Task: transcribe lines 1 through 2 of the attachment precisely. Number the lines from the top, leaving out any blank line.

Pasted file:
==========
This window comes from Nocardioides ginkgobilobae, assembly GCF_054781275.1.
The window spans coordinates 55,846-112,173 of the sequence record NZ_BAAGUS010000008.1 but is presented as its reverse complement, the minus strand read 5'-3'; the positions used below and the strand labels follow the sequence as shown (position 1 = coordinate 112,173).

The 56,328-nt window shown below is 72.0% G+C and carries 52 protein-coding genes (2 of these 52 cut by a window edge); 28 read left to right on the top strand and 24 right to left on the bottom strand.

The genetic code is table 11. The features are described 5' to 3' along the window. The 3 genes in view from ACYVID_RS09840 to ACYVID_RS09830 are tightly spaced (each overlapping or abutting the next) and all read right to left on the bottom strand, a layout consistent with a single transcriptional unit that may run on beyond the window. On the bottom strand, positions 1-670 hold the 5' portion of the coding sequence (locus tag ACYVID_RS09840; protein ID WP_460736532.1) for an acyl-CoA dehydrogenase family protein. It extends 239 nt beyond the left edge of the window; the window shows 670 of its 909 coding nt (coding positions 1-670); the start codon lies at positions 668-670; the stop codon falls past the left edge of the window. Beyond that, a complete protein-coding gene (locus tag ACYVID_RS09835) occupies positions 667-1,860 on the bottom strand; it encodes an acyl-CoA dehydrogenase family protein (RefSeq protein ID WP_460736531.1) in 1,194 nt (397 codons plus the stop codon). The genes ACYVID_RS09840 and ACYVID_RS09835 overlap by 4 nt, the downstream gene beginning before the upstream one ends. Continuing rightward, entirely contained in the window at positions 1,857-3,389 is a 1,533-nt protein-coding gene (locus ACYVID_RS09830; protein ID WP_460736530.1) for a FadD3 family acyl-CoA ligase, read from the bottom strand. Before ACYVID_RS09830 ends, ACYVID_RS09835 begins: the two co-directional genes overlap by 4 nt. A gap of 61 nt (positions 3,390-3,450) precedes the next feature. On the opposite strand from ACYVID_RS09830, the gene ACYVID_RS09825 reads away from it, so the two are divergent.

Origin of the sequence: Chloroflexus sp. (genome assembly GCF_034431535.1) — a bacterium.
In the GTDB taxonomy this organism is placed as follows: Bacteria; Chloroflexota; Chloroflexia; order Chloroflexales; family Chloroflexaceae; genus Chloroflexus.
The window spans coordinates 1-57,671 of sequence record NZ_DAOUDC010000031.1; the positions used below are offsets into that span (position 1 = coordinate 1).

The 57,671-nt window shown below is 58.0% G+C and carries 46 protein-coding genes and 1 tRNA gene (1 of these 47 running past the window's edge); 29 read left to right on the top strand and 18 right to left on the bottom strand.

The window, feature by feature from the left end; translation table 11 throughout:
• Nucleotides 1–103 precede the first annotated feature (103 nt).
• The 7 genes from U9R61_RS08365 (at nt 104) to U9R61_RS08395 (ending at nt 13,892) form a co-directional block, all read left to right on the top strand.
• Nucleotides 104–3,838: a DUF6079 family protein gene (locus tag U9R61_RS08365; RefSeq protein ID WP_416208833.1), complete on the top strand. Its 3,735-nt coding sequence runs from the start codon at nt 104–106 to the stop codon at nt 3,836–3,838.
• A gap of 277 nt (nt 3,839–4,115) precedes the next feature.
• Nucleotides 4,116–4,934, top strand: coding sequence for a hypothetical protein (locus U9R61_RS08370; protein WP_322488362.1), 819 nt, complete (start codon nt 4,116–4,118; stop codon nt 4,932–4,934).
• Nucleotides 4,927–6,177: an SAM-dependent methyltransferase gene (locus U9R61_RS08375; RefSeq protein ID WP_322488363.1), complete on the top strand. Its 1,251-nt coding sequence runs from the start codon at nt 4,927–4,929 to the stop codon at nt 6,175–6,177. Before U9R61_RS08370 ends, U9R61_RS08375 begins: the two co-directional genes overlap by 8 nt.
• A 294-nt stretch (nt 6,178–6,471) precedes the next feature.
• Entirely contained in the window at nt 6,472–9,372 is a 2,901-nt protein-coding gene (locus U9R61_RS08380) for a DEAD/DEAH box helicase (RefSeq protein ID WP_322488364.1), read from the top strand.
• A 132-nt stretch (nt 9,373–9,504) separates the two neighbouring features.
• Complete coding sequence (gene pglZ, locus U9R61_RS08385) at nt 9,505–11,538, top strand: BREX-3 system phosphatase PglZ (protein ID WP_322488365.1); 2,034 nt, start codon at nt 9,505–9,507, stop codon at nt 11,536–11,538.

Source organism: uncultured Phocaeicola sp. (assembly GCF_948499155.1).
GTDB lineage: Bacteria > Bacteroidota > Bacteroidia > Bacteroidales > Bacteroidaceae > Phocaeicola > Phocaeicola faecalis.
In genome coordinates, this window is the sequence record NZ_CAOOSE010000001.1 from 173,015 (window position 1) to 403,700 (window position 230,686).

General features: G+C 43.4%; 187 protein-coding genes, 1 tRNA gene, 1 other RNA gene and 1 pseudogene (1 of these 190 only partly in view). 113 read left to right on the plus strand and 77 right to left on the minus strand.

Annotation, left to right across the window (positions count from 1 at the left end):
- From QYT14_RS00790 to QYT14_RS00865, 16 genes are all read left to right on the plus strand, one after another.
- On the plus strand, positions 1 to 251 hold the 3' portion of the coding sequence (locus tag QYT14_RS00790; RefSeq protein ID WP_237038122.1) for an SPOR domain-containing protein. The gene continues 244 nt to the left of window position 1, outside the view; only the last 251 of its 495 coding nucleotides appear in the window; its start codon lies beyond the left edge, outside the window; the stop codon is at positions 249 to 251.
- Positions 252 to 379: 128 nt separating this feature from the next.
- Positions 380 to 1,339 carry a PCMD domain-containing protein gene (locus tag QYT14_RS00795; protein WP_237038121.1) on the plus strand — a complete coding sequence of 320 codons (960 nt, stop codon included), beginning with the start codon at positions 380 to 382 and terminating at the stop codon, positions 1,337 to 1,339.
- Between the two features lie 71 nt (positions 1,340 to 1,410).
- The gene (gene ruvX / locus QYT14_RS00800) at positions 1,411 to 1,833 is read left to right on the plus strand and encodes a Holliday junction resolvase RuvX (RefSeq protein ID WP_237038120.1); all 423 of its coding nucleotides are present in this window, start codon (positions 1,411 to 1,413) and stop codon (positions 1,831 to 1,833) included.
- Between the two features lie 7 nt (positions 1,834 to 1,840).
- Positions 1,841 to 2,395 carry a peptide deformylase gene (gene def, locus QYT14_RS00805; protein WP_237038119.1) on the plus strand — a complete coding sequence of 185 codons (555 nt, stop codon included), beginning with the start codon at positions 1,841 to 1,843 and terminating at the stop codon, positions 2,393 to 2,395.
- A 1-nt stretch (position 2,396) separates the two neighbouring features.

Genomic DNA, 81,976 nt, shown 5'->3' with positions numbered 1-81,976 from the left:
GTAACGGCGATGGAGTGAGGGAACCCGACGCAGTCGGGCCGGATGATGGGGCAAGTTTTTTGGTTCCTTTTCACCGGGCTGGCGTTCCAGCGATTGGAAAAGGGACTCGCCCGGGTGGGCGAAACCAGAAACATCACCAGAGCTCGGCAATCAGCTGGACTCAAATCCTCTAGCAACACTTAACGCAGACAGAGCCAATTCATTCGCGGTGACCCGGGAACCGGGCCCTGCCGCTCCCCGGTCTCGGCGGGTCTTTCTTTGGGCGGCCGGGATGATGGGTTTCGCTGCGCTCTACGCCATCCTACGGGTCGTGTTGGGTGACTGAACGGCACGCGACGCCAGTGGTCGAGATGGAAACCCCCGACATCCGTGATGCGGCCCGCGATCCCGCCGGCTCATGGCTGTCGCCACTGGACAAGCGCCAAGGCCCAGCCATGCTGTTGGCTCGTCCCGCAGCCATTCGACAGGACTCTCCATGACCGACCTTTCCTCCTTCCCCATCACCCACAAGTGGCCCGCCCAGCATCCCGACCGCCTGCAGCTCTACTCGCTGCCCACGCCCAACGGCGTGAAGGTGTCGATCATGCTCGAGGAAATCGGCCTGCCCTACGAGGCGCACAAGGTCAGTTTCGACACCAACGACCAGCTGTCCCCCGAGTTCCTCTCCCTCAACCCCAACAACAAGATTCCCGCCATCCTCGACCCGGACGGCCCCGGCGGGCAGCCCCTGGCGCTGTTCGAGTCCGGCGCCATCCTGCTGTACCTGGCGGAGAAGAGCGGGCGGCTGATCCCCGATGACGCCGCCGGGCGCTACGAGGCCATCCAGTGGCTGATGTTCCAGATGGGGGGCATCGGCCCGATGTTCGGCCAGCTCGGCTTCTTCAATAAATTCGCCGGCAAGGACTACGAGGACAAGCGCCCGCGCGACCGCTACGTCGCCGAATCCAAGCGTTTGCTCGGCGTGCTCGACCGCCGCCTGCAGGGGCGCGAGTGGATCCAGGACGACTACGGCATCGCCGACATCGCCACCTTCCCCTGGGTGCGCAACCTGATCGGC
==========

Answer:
This window comes from Nocardioides ginkgobilobae, assembly GCF_054781275.1.
The window spans coordinates 55,846-112,173 of the sequence record NZ_BAAGUS010000008.1 but is presented as its reverse complement, the minus strand read 5'-3'; the positions used below and the strand labels follow the sequence as shown (position 1 = coordinate 112,173).